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Old 30th April 2009, 10:27   #1 (permalink)
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Near fatal drowning accident in cave

I and my long time dive buddy went cave diving over the weekend, and almost didn’t make it back. Obviously after the incident in hindsight there are things I could have done to avoid almost not getting out, but I would like to tell the story how it happened and hopefully someone might find it useful. I am not in the mood to get bashed by anyone – so use it, don’t use it! I purposely did not name my agency, or other equipment manufacturers. They are all tops!

We are both diving inspirations, I on the Vision and my buddy on his classic. Before the dive we joked that it would only be a relaxing dive because my friend hasn’t been in the cave for almost 60 days. I would do the reeling seeing that I just came back from exploring a wonderful old gold mine and would be the “most” relaxed for our 1st dive. We used air as our diluent and our max depth would not exceed 36m. We had done our open circuit training and cave courses in this old Asbestos mine, so were no strangers to the different tunnels and depths of the mine. We had done this dive a lot of times before.

Cave entrance depth – 14m
Level 1 – 17m
Level 2 – 24m
Level 3 – 36m

Bailout: EAN 28% 12L
Deco Bailout: EAN 50% 12L
I did my 1st tie off at the “Death Sign” just outside the cave entrance and proceeded to enter the cave. We probably swam between 50m and 100m in Level1 before we reached the pre determined hole going down into L2. Just before going down into L2, we clipped off our EAN50 12l slings onto the cave line. The MOD for a 50 is 21m. Life was good. As planned before the dive, we would not do the usual shortest route to level 3, and rather spend some time in L2 to do some sight seeing and take pictures with my camera. Halfway through L2 I had started using my 2nd reel. After a runtime of 40 minutes, we had done our sight seeing in L2 and decided to go down through a huge chamber we call the “h-frame” into L3. L3 was as beautiful as ever and I tied my reel off to the main line. We proceeded to follow the main line further into the cave.
At the furthest point in L3 about 300m from the cave entrance (as would be my luck) I decided to do a flush on my machine. I felt that something felt strange were my blue diluent button was supposed to be and had a quick look. The blue button was gone with only a little pin sticking out. SO THIS IS WERE MY SH%T begins.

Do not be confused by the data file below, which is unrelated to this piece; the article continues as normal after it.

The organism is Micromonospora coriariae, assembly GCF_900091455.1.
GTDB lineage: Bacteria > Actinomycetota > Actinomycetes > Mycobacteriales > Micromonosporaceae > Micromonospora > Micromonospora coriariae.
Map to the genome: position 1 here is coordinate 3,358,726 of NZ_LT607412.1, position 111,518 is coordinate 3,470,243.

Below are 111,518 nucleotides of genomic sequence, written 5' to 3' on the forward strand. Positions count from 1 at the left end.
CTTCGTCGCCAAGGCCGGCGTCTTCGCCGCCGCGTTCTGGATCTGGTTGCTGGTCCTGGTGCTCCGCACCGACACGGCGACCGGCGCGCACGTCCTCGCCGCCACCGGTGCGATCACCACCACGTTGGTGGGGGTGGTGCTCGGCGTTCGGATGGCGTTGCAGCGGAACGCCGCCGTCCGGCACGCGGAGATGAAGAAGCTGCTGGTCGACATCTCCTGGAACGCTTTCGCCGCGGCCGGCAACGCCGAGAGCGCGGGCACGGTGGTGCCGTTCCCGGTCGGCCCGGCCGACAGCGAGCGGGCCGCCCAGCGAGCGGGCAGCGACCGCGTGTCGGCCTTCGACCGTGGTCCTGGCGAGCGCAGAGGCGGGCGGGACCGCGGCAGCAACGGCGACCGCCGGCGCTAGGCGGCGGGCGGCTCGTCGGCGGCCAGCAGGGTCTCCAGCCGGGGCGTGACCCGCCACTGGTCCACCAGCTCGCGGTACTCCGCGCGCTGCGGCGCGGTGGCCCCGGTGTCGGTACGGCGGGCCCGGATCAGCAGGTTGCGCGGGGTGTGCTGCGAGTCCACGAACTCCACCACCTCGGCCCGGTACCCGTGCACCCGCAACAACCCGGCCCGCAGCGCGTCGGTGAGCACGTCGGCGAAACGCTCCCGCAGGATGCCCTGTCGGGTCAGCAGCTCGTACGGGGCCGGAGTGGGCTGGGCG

Having never replaced or seen this blue button not in place, I proceeded to press down on the pin. Because there was no spring to get the button out again from it’s now “open” position, I banged my head into the cave ceiling within seconds. I now had a major flow of diluent pumping into my counter lungs!
Anyway this was not too bad, seeing that I really couldn’t go further up than the cave ceiling. I proceeded to bail out to my 12l EAN28 as I was taught to do. When in doubt, bail out. By this time my buddy was next to me obviously seeing all the bubbles and I proceeded to thumb the dive. My bailout regulator was giving some problems and I had a lot of water coming into my mouth while inhaling and I started choking profusely. I managed to get the choking semi under control and switched my vision controller to OC. I closed my dil cylinder and dumped out all the air from my counter lungs, but my dil cylinder just kept on filling up my lungs and obviously my buoyancy was non existent! I couldn’t figure out what the hell was happening and must admit that panic kicked in at this stage. (After the dive I found that my cylinder seal had been worn to a state that even while my cylinder’s valve is shut, there was still a strong constant flow of air escaping.) Everything happened so fast I managed to kick both my feet out of my dry suit boots while turning around.
So just to recap I was not able to properly breathe from my bailout, not able to propel myself after “losing” my fins and my counter lungs kept inflating for no “apparent” reason. I was stressed. So I proceeded to drag myself on the permanent cave line bobbing against the cave roof in L3 to where we I tied down my reel in L3. My buddy was always very close to me. We proceeded to descend from L3 to L2. Myself by hanging on to the rock face of the huge chamber to not shoot up. (I was dumping from my lungs constantly)
We just reached our tie off on L2 about 150m from my deco bailout clipped on line in L1 when my regulator decided that 80% water and 20% air was now the new formula and I started choking while I could feel the water go into my lungs. At this point I used all my energy to get to my buddy who was 2m away and grabbed his bailout regulator. To my surprise his regulator just gave water on my 1st inhale and it didn’t purge!. At this point I was pondering to give up. My lungs were full of water. The next few seconds the following went through my mind a I started to drown….